My Thoughts on: Looking for Alaska by John Green
A deeply affecting coming-of-age story, Looking for Alaska traces the journey of Miles Halter, a misfit Florida teenager who leaves the safety of home for a boarding school in Alabama and a chance to explore the "Great Perhaps." Debut novelist and NPR commentator Green perfectly captures the intensity of feeling and despair that defines adolescence in this hip, shocking, and emotionally charged work of fiction.
Miles has a quirky interest in famous people's last words, especially François Rabelais's final statement, "I go to seek a Great Perhaps." Determined not to wait for death to begin a similar quest, Miles convinces his parents to let him leave home. Once settled at Culver Creek Preparatory School, he befriends a couple of equally gifted outcasts: his roommate Chip―commonly known as the Colonel—who has a predilection for memorizing long, alphabetical lists for fun; and the beautiful and unpredictable Alaska, whom Miles comes to adore.
The kids grow closer as they make their way through a school year filled with contraband, tests, pranks, breakups, and revelations about family and life. But as the story hurtles toward its shattering climax, chapter headings like "forty-six days before" and "the last day" portend a tragic event―one that will change Miles forever and lead him to new conclusions about the value of his cherished "Great Perhaps."
“If people were like rain, I was like drizzle and she was a hurricane.”
I don't know how much of a hurricane Alaska Young was. She sure was a mystery, but the real hurricane was what John Green caused yet another time in my heart when I read this book.
“It always shocked me when I realized that I wasn’t the only person in the world who thought and felt such strange and awful things.”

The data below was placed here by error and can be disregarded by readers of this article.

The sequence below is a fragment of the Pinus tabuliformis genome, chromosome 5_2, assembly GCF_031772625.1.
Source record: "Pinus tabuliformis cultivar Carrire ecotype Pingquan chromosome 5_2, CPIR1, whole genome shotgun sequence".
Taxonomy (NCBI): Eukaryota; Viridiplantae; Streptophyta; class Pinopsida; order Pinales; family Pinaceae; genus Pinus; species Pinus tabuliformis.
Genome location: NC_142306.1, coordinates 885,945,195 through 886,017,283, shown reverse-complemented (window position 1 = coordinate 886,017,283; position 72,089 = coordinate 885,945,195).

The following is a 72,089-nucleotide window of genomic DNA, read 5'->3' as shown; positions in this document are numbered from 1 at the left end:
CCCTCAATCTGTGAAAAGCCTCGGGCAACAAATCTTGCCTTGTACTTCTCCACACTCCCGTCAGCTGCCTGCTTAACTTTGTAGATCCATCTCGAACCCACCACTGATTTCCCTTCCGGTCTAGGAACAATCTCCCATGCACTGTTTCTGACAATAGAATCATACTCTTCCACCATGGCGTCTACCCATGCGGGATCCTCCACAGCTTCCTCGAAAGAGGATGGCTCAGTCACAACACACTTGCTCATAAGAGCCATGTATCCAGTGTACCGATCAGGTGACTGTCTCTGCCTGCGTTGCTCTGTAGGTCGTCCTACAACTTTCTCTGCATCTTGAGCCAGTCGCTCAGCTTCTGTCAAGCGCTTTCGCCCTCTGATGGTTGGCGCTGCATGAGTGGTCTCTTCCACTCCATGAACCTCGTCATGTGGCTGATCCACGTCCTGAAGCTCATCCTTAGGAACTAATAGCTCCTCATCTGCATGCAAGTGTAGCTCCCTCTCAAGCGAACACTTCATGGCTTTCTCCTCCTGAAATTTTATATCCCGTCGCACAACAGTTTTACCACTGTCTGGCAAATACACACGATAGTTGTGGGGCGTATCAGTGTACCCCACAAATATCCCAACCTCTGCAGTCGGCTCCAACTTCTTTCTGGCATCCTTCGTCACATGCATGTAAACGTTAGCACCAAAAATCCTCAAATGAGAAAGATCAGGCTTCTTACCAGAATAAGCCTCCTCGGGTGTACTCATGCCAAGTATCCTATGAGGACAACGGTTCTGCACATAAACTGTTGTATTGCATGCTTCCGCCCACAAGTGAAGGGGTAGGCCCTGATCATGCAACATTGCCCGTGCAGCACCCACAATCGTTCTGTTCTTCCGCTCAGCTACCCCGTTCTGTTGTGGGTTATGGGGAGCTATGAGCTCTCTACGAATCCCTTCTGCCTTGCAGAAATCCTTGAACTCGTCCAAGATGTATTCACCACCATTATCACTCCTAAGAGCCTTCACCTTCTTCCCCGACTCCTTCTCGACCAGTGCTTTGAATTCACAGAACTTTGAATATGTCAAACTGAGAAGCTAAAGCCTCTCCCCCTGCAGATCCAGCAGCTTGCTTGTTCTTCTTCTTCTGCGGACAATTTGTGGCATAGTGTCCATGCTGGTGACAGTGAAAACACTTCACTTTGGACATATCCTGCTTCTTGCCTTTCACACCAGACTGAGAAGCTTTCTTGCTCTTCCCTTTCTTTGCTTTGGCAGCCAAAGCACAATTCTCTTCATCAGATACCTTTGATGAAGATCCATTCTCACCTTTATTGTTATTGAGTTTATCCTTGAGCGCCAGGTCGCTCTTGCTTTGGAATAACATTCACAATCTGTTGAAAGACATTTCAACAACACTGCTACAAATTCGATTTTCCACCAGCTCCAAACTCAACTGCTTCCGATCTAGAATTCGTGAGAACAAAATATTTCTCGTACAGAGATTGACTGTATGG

Truth be told, I knew I was going to go through a lot of feelings with this one from the moment I saw it was divided into parts entitled "X days before". Before what? My heart knew the answer, and there I was, lying to myself it might be something else. But then... why would everyone have said they cried reading this book? So... I didn't cry, fortunately. Or maybe it would've been better if I did. Here I am, one hour after finishing this, and I feel hopelessly lost.
"“Thomas Edison's last words were 'It's very beautiful over there'. I don't know where there is, but I believe it's somewhere, and I hope it's beautiful.”"
I can't even put it in words... all that I feel right now. It basically put out there everything each and every one of us questions about life, love, death. But there are no answers to those, there never will be any. I guess we each have to find them on our own. This is not a review, this is just myself trying to get over this book... this book that I don't even know why I liked so much.
“He was gone, and I did not have time to tell him what I had just now realized: that I forgave him, and that she forgave us, and that we had to forgive to survive in the labyrinth. There were so many of us who would have to live with things done and things left undone that day. Things that did not go right, things that seemed okay at the time because we could not see the future. If only we could see the endless string of consequences that result from our smallest actions. But we can’t know better until knowing better is useless. And as I walked back to give Takumi’s note to the Colonel, I saw that I would never know. I would never know her well enough to know her thoughts in those last minutes, would never know if she left us on purpose. But the not-knowing would not keep me from caring, and I would always love Alaska Young, my crooked neighbor, with all my crooked heart.”